A Chinese man was asked to alight from his motorcycle, stranding the motorcycle at the roadside. He was bundled into a car by 2 men - vehicles were redirected to the first and second lane.
The car was on the third lane. It was heading towards the flyover - and we trailed behind the car as we were on our way west of town.
Once the car was on the flyover, it turned left, and zoomed away...

My Husband and I realised, we were the only two other souls, beside the men in the car that were on the deserted flyover.
A real-life kidnap drama had taken place in broad day-light, amidst the busy road, just outside...

As cities, towns and countries worldwide plunged into darkness to bring awareness and meaningful action of changes, what is darkness to these people and many others?
Although the cause may differ, these people, and many others, hope rays of light may shine, sincerity and responsiblity will be held high.

Wednesday, March 24, 2010

Recapping The Unpleasant Moments

It was in June 1996 when we went to several of Wali Songo's graves but one I could remember well was atop Gunung Muria.

There's an army personnel guarding the donation box.
Not thinking of any adverse, we were about to push in the rupiah notes into the slot when swifly the army man swung out his loaded arm, placed it before the slot, for the money to be placed just on top of the box.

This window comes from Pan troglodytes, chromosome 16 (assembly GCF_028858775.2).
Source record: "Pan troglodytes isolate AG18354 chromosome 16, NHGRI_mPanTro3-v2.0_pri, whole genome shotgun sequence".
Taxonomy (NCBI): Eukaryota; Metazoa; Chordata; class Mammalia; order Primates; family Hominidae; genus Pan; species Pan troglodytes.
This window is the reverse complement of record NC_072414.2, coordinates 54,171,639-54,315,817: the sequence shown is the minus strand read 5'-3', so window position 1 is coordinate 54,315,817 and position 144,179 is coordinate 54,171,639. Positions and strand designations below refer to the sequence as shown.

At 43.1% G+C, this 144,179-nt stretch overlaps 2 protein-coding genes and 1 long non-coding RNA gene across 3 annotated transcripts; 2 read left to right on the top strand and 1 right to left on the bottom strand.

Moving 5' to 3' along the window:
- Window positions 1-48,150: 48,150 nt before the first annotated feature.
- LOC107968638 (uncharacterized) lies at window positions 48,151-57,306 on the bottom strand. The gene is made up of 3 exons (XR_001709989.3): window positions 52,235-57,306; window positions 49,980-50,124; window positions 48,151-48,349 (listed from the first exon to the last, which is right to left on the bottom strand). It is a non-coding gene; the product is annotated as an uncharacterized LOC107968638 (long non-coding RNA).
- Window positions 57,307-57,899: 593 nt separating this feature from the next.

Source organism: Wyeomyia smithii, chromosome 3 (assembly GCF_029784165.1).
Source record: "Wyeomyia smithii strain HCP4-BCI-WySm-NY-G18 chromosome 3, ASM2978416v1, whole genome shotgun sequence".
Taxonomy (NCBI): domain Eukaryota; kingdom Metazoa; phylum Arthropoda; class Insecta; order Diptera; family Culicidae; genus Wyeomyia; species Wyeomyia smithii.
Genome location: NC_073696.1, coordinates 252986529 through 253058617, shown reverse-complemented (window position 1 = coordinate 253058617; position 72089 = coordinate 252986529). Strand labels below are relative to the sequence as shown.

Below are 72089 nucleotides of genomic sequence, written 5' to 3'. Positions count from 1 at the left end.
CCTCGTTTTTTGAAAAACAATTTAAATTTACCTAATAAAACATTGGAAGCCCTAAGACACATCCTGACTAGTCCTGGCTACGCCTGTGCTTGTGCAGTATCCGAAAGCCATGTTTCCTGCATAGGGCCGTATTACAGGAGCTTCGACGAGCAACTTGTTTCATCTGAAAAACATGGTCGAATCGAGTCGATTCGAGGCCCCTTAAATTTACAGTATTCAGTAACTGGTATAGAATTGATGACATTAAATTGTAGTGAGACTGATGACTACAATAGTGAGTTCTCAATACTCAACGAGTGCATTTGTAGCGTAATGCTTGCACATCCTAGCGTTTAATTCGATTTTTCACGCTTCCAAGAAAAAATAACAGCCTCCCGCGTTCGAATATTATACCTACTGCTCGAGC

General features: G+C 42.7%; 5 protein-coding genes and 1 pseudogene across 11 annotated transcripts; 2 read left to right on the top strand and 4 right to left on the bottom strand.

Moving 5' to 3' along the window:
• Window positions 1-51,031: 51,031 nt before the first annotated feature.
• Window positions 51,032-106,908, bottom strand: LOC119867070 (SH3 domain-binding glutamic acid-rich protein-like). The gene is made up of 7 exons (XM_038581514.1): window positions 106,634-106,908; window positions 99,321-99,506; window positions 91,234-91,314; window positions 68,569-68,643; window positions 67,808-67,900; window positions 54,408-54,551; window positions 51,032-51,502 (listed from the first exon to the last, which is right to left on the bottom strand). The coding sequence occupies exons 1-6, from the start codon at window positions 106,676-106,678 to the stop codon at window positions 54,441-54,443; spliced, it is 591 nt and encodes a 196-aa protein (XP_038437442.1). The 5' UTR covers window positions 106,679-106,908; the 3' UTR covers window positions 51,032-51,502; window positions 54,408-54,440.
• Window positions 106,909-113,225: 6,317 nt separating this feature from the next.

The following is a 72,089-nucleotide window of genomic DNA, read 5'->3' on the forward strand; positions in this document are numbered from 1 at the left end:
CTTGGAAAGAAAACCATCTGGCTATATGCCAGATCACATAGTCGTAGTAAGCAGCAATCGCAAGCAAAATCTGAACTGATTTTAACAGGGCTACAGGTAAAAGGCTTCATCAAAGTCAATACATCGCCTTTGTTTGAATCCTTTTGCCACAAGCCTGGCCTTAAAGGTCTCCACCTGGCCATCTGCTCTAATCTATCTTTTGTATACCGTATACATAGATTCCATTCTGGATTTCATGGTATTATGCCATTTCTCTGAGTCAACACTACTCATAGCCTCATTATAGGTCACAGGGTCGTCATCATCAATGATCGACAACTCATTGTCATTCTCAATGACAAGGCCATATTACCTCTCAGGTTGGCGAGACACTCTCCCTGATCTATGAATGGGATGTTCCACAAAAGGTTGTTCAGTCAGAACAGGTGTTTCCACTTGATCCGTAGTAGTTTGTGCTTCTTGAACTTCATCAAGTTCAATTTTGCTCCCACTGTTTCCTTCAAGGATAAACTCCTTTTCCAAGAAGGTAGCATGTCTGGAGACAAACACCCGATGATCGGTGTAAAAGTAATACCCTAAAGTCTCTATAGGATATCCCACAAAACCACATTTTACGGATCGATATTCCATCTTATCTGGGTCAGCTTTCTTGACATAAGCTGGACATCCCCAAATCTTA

There's heapful of rupiah notes on the box - I was astonished seeing him sweeping the money with his loaded arm to his direction and into his trousers' pocket.
Local visitors did not bat their eyelids seeing such horrific incident but the army personnel's violation of trust trusted onto his sholuder really question my innerself of our sincere wish in seeing our neighbours a no pauper on their own land.
We were visiting a kiyai (or was it an ustaz, not very sure) of one of the local pondoks (or was it pesantren, not very sure too) in Central Java. His wife changed into several kebayas for photo sessions with us.

Whenever her outfits changed, so did her genuine gemstone accessories, to complement her outlook.

Did she 'transform' herself into a model out of respect for her visitors? To convince us that Indonesians too are loaded people themselves?
Anyway, from that day onwards, no more donation was ever forwarded from us.

Even as were heading to another 'kabupaten', we were being sent off by another pesantren's girl students with their fingers manicured and painted. When asked why they did as such, their reply was, "Enggak apa-apa, Bu."       

Cruel as it may be seen, even our frequent donation to one of the orphange in Batam was stopped too.